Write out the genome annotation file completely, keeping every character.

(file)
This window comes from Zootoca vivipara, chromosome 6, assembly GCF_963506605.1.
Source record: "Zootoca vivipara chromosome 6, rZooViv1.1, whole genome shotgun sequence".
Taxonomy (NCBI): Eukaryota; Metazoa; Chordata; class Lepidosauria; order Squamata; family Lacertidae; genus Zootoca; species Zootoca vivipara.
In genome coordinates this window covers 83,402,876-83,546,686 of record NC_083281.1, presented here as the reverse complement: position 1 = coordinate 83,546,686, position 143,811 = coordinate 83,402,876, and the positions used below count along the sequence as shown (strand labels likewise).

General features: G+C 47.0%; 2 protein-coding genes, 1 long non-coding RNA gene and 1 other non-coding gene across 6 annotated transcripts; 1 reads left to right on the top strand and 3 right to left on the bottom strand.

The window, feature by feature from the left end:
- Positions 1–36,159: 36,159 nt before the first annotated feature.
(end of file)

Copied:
This window comes from Zootoca vivipara, chromosome 6, assembly GCF_963506605.1.
Source record: "Zootoca vivipara chromosome 6, rZooViv1.1, whole genome shotgun sequence".
Taxonomy (NCBI): Eukaryota; Metazoa; Chordata; class Lepidosauria; order Squamata; family Lacertidae; genus Zootoca; species Zootoca vivipara.
In genome coordinates this window covers 83,402,876-83,546,686 of record NC_083281.1, presented here as the reverse complement: position 1 = coordinate 83,546,686, position 143,811 = coordinate 83,402,876, and the positions used below count along the sequence as shown (strand labels likewise).

General features: G+C 47.0%; 2 protein-coding genes, 1 long non-coding RNA gene and 1 other non-coding gene across 6 annotated transcripts; 1 reads left to right on the top strand and 3 right to left on the bottom strand.

The window, feature by feature from the left end:
- Positions 1–36,159: 36,159 nt before the first annotated feature.